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Create a top-selling items page in your Shopify store

If you don't have a top-selling items page on your Shopify store you absolutely should.

In the early 2000s, Amazon hadn't yet got around to building a top-sellers page of their own. A site called JungleScan popped up, offering users an easy way to browse the daily top sellers. Do you want to know how much that site made every month in referral fees? You probably don't. It's safe to say: users like knowing what products are top sellers; there's some wisdom left in the crowd.

This example shows how you can build a top sellers page for your Shopify store in Parabola without writing a single line of code. If you don't use Shopify, don't despair! Parabola is pretty flexible and we can help you set up a top sellers page no matter which platform you use: Webflow, Weebly, Squarespace, Wix, whatever - just drop us a line on Intercom!

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1
Pulling Shopify orders into Parabola

Parabola's generic API Import step makes it easy to pull in data from practically any web service. Connecting to Shopify is no different.

You'll want to drag out a new API Import step. Select 'Username & Password' from the authentication menu and supply your account id and password. Next, configure the url like so:

https://YOUR_STORE.myshopify.com/admin/api/2019-04/orders.json

2
Finding the best selling items

Next, we utilize a series of Parabola transforms to trim the (hopefully long!) list of matching orders to only the top ten best sellers. We filter for only complete orders, then use a JSON flattener to expand the order details.

We group the items to count how many of each were sold, and sort by the number sold - now the items are stack ranked by sales volume! Finally we use row numbers combined with another row filter to select only the top ten most sold items.

3
Creating and updating the page

For this next bit (the fun part), you'll want to go ahead and create a collection in Shopify and make a note of its id.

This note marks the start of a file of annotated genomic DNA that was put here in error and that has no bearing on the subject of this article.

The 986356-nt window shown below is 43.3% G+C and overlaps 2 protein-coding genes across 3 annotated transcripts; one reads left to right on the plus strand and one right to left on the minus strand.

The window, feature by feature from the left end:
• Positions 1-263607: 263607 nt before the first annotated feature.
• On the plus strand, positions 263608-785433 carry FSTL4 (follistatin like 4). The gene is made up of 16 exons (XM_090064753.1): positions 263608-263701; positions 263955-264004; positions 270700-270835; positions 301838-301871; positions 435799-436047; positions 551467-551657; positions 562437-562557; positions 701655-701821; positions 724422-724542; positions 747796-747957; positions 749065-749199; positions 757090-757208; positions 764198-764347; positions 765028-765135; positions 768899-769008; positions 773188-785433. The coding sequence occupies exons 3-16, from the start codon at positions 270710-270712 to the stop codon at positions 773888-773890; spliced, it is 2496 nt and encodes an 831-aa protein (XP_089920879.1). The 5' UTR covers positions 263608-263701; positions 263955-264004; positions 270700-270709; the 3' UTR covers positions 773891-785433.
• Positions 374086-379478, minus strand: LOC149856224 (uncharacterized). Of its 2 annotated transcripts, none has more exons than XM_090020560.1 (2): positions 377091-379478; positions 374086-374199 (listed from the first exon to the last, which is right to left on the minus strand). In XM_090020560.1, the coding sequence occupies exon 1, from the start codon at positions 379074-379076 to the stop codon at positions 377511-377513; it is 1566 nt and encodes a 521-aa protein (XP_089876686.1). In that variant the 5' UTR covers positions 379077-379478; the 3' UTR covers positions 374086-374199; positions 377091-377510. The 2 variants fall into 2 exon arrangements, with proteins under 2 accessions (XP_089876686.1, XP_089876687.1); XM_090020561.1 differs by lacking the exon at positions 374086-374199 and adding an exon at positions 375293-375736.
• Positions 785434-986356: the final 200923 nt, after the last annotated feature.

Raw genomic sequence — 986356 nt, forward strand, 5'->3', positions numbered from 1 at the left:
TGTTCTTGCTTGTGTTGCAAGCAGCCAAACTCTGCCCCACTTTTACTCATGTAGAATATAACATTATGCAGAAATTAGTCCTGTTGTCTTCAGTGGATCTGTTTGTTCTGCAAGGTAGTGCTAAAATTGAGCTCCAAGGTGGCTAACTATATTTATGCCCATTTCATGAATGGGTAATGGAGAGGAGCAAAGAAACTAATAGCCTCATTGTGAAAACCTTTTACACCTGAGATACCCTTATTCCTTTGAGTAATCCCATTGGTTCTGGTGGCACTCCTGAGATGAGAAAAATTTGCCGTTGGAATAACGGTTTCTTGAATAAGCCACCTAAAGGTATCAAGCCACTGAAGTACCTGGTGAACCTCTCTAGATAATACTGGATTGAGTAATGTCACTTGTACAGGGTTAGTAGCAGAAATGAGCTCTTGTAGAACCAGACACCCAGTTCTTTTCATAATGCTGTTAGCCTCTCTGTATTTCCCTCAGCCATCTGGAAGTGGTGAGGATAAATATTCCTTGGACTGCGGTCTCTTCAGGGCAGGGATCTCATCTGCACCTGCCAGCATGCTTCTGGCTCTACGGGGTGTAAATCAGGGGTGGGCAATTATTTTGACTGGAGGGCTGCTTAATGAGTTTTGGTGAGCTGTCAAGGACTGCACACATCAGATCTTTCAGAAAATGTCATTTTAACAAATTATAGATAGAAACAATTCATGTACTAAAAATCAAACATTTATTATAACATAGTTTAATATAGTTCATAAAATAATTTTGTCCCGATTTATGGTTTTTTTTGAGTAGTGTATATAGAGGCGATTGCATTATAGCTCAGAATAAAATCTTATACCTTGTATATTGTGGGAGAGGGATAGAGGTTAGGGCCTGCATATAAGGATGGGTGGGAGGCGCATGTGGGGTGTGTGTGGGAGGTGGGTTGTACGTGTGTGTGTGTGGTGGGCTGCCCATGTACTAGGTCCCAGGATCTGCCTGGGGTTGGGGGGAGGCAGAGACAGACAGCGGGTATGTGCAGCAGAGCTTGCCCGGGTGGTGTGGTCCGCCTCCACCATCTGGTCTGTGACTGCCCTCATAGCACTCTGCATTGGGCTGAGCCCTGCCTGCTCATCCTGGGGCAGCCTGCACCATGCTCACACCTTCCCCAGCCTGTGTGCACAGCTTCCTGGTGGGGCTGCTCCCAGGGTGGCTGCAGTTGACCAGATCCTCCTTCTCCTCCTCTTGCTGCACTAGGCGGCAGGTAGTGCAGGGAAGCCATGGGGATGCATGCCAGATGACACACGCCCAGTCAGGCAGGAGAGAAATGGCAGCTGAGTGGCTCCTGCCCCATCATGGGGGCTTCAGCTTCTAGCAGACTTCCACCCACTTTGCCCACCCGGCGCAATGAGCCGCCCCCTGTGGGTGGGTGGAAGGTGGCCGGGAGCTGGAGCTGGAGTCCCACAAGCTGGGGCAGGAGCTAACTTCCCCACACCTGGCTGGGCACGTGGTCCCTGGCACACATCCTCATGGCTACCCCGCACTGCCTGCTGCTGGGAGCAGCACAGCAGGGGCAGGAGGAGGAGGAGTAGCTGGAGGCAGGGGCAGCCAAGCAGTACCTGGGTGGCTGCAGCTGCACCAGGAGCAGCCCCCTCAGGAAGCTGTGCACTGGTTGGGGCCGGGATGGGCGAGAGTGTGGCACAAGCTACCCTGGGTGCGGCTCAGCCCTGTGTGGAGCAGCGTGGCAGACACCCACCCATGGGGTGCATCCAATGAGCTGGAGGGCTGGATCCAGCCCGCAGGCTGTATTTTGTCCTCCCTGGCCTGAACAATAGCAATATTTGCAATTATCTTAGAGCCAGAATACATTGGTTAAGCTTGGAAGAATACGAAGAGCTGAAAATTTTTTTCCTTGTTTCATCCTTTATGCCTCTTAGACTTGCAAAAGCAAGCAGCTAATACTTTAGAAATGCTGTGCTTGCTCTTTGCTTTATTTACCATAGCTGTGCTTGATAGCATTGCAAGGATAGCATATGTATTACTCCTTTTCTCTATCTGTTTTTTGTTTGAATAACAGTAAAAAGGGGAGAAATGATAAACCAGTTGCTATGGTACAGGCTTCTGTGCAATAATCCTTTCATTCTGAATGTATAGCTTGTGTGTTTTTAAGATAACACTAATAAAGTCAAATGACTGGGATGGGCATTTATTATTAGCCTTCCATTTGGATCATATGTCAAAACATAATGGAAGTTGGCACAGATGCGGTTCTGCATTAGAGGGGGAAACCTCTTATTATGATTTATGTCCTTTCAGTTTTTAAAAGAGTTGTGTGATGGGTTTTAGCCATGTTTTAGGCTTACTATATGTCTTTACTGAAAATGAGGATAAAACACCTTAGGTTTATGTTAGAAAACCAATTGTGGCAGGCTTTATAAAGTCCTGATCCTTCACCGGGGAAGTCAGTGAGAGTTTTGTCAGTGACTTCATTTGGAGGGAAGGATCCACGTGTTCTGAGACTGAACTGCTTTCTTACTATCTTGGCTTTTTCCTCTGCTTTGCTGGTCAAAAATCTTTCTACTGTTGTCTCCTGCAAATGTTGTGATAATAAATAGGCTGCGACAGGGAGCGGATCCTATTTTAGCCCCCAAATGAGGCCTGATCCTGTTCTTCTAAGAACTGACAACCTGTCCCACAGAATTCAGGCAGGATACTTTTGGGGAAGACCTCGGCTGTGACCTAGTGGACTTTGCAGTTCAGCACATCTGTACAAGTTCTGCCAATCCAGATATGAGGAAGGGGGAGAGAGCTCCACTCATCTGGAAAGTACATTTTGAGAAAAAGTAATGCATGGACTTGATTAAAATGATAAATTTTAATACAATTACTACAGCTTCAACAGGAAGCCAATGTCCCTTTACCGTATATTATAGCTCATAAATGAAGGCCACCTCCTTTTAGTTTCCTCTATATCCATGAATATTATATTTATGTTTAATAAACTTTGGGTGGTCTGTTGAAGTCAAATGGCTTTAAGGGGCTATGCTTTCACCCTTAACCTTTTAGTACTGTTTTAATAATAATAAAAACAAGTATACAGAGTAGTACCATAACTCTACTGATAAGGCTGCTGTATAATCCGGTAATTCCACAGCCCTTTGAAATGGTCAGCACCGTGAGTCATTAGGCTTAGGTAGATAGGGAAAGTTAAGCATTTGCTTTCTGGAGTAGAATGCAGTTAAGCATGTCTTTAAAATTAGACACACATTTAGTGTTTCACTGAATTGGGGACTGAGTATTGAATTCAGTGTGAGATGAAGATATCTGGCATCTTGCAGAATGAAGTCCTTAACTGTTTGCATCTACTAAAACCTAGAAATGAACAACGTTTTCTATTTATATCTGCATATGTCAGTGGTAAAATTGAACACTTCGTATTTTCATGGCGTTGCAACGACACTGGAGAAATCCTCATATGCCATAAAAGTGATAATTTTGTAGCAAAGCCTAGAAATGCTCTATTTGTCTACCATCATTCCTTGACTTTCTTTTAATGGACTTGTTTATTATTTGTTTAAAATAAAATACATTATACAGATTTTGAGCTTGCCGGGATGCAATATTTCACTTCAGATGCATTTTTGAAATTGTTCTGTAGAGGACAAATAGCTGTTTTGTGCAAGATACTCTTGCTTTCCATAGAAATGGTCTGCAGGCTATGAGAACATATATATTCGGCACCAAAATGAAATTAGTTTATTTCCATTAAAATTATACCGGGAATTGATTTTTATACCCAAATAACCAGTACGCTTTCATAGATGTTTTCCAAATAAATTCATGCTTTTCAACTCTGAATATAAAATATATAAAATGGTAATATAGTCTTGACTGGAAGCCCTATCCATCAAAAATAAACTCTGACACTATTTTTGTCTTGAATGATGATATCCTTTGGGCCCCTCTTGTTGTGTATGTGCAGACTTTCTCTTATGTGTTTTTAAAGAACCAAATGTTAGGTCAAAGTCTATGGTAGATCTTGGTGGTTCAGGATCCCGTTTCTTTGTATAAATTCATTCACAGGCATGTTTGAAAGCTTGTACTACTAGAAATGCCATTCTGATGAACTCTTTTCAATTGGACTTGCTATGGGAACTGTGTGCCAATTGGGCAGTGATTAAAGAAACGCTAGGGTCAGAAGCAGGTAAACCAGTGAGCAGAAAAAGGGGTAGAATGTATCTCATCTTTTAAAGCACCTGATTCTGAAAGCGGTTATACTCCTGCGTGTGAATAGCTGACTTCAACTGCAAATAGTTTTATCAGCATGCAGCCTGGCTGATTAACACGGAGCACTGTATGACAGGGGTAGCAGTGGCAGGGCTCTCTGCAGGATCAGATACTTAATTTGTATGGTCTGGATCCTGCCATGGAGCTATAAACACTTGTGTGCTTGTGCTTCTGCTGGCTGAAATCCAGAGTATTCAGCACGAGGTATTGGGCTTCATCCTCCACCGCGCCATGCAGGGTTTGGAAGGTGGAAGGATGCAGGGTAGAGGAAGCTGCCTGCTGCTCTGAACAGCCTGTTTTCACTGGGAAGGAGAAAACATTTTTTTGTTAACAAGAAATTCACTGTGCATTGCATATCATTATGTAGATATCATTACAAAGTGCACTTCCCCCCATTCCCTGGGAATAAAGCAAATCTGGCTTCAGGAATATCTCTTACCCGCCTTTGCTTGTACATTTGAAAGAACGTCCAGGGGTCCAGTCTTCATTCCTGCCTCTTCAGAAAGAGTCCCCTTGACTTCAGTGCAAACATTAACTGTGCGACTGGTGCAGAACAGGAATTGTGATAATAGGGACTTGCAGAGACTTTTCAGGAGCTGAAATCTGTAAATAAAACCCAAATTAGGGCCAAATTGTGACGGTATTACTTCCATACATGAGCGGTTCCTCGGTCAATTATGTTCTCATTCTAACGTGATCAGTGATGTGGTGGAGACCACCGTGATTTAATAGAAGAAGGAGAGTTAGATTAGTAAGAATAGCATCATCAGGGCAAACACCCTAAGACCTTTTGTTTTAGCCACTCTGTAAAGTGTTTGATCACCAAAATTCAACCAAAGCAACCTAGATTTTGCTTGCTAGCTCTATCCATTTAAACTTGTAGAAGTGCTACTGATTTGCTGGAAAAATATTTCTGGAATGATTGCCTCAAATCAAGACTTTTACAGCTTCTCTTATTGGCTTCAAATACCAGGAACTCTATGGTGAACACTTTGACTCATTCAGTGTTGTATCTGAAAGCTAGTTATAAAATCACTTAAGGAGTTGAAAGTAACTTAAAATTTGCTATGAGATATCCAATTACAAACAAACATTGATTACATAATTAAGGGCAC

Back in Parabola we'll use another API Import to fetch your Shopify collections, and then use a row filter to grab the collection you just created. We use an API Export to delete existing products from the collection, then do something a bit funky to cross join the collection id to the list of best selling items we create earlier. If you don't know what a cross join is, don't worry; it's just a fancy way of saying we want to make sure the collection id is present in every row of data from step two.

4
Syncing the updated collection to Shopify

Now we have a list of top selling product ids, and a collection id that needs to be updated. In order to have Shopify understand the message we plan to send, we need to merge the product ids & collection ids and wrap them in a bit of JSON.

We can do this using Parabola's text merge step. This step lets you create a new column in your data based on the values of existing columns. We use a special curly-brace notation to let Parabola know when we want it to substitute a value from our data. The step configuration winds up looking like this:

{"product_id": {line_items.product_id},"collection_id": {collection_id}}

After that, we use an API Export step to push the data back to Shopify! The URL we need to fill in is a bit different this time, but you'll use the same username & password configuration from earlier:

https://YOUR_STORE.myshopify.com/admin/api/2019-04/collects.json

That's it - we're done! If any of this was confusing or you have questions about extending this example to support a more specific use case, please drop us a line on Intercom (the chat thingy on our site).

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